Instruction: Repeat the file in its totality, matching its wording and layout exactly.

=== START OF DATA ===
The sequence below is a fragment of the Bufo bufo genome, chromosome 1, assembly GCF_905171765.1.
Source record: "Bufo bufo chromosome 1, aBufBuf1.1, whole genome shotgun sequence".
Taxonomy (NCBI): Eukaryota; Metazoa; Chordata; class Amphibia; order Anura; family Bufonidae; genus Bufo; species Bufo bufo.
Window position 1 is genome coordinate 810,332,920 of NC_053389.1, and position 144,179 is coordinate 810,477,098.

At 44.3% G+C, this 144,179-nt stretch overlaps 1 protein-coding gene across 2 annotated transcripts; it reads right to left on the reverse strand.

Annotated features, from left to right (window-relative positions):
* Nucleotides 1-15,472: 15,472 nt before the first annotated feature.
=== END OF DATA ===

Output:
The sequence below is a fragment of the Bufo bufo genome, chromosome 1, assembly GCF_905171765.1.
Source record: "Bufo bufo chromosome 1, aBufBuf1.1, whole genome shotgun sequence".
Taxonomy (NCBI): Eukaryota; Metazoa; Chordata; class Amphibia; order Anura; family Bufonidae; genus Bufo; species Bufo bufo.
Window position 1 is genome coordinate 810,332,920 of NC_053389.1, and position 144,179 is coordinate 810,477,098.

At 44.3% G+C, this 144,179-nt stretch overlaps 1 protein-coding gene across 2 annotated transcripts; it reads right to left on the reverse strand.

Annotated features, from left to right (window-relative positions):
* Nucleotides 1-15,472: 15,472 nt before the first annotated feature.